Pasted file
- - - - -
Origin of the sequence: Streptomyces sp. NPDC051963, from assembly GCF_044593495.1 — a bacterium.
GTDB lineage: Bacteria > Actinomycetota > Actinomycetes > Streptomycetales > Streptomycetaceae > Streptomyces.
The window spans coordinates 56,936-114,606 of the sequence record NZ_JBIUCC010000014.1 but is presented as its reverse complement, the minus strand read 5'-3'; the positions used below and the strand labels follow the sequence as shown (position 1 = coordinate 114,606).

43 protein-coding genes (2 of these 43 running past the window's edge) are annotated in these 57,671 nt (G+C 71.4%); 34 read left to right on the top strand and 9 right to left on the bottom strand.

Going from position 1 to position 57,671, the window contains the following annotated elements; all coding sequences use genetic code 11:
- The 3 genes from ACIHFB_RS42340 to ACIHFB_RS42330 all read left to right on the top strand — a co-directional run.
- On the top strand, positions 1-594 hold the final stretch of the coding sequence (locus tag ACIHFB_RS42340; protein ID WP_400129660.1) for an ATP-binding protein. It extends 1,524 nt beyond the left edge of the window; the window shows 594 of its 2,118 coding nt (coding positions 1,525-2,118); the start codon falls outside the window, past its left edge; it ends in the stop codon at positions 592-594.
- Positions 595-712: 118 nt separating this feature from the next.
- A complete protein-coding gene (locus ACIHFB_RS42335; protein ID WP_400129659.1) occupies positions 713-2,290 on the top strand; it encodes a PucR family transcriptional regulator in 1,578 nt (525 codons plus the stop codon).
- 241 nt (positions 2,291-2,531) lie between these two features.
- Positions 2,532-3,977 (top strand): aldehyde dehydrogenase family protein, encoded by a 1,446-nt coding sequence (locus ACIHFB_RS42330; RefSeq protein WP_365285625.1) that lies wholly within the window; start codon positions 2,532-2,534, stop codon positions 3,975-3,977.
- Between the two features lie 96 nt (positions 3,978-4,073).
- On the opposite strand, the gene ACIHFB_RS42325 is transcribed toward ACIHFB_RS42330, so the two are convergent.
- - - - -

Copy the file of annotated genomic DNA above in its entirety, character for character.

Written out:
Origin of the sequence: Streptomyces sp. NPDC051963, from assembly GCF_044593495.1 — a bacterium.
GTDB lineage: Bacteria > Actinomycetota > Actinomycetes > Streptomycetales > Streptomycetaceae > Streptomyces.
The window spans coordinates 56,936-114,606 of the sequence record NZ_JBIUCC010000014.1 but is presented as its reverse complement, the minus strand read 5'-3'; the positions used below and the strand labels follow the sequence as shown (position 1 = coordinate 114,606).

43 protein-coding genes (2 of these 43 running past the window's edge) are annotated in these 57,671 nt (G+C 71.4%); 34 read left to right on the top strand and 9 right to left on the bottom strand.

Going from position 1 to position 57,671, the window contains the following annotated elements; all coding sequences use genetic code 11:
- The 3 genes from ACIHFB_RS42340 to ACIHFB_RS42330 all read left to right on the top strand — a co-directional run.
- On the top strand, positions 1-594 hold the final stretch of the coding sequence (locus tag ACIHFB_RS42340; protein ID WP_400129660.1) for an ATP-binding protein. It extends 1,524 nt beyond the left edge of the window; the window shows 594 of its 2,118 coding nt (coding positions 1,525-2,118); the start codon falls outside the window, past its left edge; it ends in the stop codon at positions 592-594.
- Positions 595-712: 118 nt separating this feature from the next.
- A complete protein-coding gene (locus ACIHFB_RS42335; protein ID WP_400129659.1) occupies positions 713-2,290 on the top strand; it encodes a PucR family transcriptional regulator in 1,578 nt (525 codons plus the stop codon).
- 241 nt (positions 2,291-2,531) lie between these two features.
- Positions 2,532-3,977 (top strand): aldehyde dehydrogenase family protein, encoded by a 1,446-nt coding sequence (locus ACIHFB_RS42330; RefSeq protein WP_365285625.1) that lies wholly within the window; start codon positions 2,532-2,534, stop codon positions 3,975-3,977.
- Between the two features lie 96 nt (positions 3,978-4,073).
- On the opposite strand, the gene ACIHFB_RS42325 is transcribed toward ACIHFB_RS42330, so the two are convergent.